Throughout the 125 year history of the Jewish Community Center of Greater Pittsburgh, we have strived to live our values through our daily actions. We aspire to fulfill our mission by nurturing people and connecting communities, each day, through every age, inspired by Jewish values for every person regardless of race, skin tone, ethnicity, country of origin, religion, economic status, gender identity, gender expression, sexual orientation, special needs or citizenship status.
We created the Center for Loving Kindness and Civic Engagement in the summer of 2017 as the Unite the Right Rally in Charlottesville revealed long-held stark realities of hate throughout our country. We defined our charge as “Strengthening the fabric of community by amplifying the long-held values of ‘Love your neighbor as yourself’ and ‘Do not stand idle while your neighbor bleeds’ while redefining ‘neighbor’ from geographic term to moral concept.” That mandate has guided our work through very challenging times over these past three years, including our response to the deadliest anti-Semitic attack in the history of the United States in our own city.
We begin the Jewish New Year 5781 at a time when racial bias, anti-Blackness, racism, systemic racism, and historic and current societal inequities are being denounced with hopes for long lasting systemic change. We make the following statement, committed to learning and action within our JCC community and throughout our Greater Pittsburgh community, and to invite others into the work.
- TZELEM ELOHIM – Divine Image (uniqueness and dignity)
We believe that Black Lives Matter as an explicit expression of the most fundamental value of human potential.
- B’RIT – Covenant (belonging and commitment)
We engage in this work as partners with sibling organizations across our region and are guided by organizations led by and serving communities most negatively impacted by racial bias, anti-Blackness, racism, systemic racism and historic and current societal inequities. We engage in this work knowing that the Jewish community and the JCC are made up of neighbors with multiple identities.
- K’DUSHAH – Holiness (intentionality and presence)
We are focused and present to address the issues at hand for the work we do within our JCC community and the work we do throughout Greater Pittsburgh. We examine the role each of us plays as a part of the problem and that each of us can play to be part of the solution.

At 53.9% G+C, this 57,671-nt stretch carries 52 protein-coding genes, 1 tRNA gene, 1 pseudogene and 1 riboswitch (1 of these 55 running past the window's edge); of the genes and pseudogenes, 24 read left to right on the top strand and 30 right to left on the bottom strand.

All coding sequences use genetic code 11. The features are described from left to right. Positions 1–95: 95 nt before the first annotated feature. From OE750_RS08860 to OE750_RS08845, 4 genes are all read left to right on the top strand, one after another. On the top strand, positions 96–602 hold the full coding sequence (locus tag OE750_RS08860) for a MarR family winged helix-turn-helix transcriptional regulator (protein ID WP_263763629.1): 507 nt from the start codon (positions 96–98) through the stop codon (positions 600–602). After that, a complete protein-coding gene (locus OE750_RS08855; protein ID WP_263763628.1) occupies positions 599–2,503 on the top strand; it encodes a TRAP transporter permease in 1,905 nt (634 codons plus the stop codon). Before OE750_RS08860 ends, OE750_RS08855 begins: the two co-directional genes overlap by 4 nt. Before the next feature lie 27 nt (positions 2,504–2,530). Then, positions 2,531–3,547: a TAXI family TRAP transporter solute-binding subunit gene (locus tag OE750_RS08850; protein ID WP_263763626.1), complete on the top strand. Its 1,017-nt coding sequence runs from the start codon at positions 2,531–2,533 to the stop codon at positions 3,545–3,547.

- HIT’ORERUT – Awakening (amazement and gratitude)
Our ears, eyes, hearts and minds are open as vehicles of learning from and with those who are most impacted by racial bias, anti-Blackness, racism, systemic racism and historic and current societal inequities.
- D’RASH – Interpretation (inquiry, dialogue, and transmission)
We are required to be engaged and seek out ways we can impact positive change.
- MASA – Journey (reflection, return, and renewal)
We approach these issues with humility, aware that individuals and institutions are on journeys of understanding and discovery as are we. Even as we journey as an institution, we appreciate the journeys of other individuals and institutions no matter how far along they are. We embrace the long held values of graciousness (chen), loving kindness (chesed) and compassion (rachamim) throughout our journey.
- TIKKUN OLAM – Repair of the World (responsibility)
We are committed to repair the brokenness within ourselves and the brokenness of our world caused by racial bias, anti-Blackness, racism, systemic racism and historic and current societal inequities. As we move closer to a more complete beloved community and a more perfect union, we are guided by the Jewish value of justice (tzedek) and reminded to do so by the double imperative, “Justice, justice shall you pursue!” (Deuteronomy 16:20)